Teaser Tuesday: Bury Me Deep

teasertuesdays32Teaser Tuesdays is a weekly bookish meme, hosted by MizB of Should Be Reading.

He pointed to the trunks and Marion would always remember this. His right arm around her neck, hand grooved under her chin like a vise, and left arm pointing, like God himself, down to Earth, down to Adam, down to the black trunks on the unimpeachable floor.

I am about three-quarters of the way through Bury Me Deep by Megan Abbott, and once again I’m impressed by her style. This sort of sensational tale based around true crime isn’t my usual fare, but Abbott is a master at period details and attitudes that deepen the story. Bury Me Deep is based on the true story of Winnie Ruth Judd, the “Trunk Murderess,” who moved with her husband to Phoenix in 1930 to help relieve her consumption (tuberculosis). Her husband, unable to find work in Phoenix, went to Los Angeles to find employment. In his absence, Judd developed a friendship with two women who were her neighbors. She also became involved with a man, a lumber-yard owner who, although married himself, ran in fast circles, providing booze and drugs for wild parties the women would host. Tension developed between the three women over time, and at some point, Judd shot and killed the two women in what she claimed was self-defense. She packed the two bodies (one dismembered) into two trunks and took them on a train to Los Angeles, where a porter was overcome by the smell of the trunks. Judd was asked to open the trunks, and she explained she had to get the key from her husband and disappeared. She was arrested four days later in Los Angeles and escorted back to Phoenix, where she stood trial and was convicted and sentenced to death for the murder of one of the women. Eventually the sentence was overturned, and she was placed in a state mental institution, from which she escaped seven times. Phoenix residents used to scare their naughty children by telling them that Winne Ruth Judd would come for them if they didn’t behave.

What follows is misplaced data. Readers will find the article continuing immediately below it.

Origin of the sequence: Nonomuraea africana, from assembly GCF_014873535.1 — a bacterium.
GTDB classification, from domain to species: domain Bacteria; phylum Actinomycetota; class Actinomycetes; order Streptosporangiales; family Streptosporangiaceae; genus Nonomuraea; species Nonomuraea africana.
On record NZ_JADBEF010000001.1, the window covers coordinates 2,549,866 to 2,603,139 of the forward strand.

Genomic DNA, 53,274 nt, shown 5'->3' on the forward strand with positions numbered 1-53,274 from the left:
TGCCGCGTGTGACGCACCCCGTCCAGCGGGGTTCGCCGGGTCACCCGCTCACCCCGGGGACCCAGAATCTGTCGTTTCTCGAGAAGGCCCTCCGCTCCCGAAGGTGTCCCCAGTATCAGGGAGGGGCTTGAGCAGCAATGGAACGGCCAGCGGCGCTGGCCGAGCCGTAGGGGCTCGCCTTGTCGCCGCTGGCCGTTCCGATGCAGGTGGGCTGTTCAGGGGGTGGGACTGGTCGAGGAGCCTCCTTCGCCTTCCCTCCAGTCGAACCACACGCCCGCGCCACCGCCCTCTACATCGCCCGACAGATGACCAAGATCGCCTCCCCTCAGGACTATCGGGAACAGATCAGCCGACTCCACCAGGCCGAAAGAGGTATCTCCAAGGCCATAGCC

*sources: Wikipedia and this site

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7 comments

  1. Had never heard of this famous criminal case before — even the wikipedia entry is fascinating. Gives new meaning to the term “frenemy.”

  2. Laurel, Abbott is a very visual writer…reading her books is almost like watching a film.

    Ann Marie, thanks! It was hard to choose one, the book has so many intense moments.

    Susan, Watership Down! That’s a blast from the past. 🙂 Bury Me Deep is a great read. I recommend it.

    Joy, Abbott has done a great job with this story. She’s changed some things, but it works…look for a post about it later this week.

    Kaye, thanks for stopping by! It is an intense book, and well done.

    Sherry, ha! No kidding! It’s an interesting story, especially considering the light it shines on the times.

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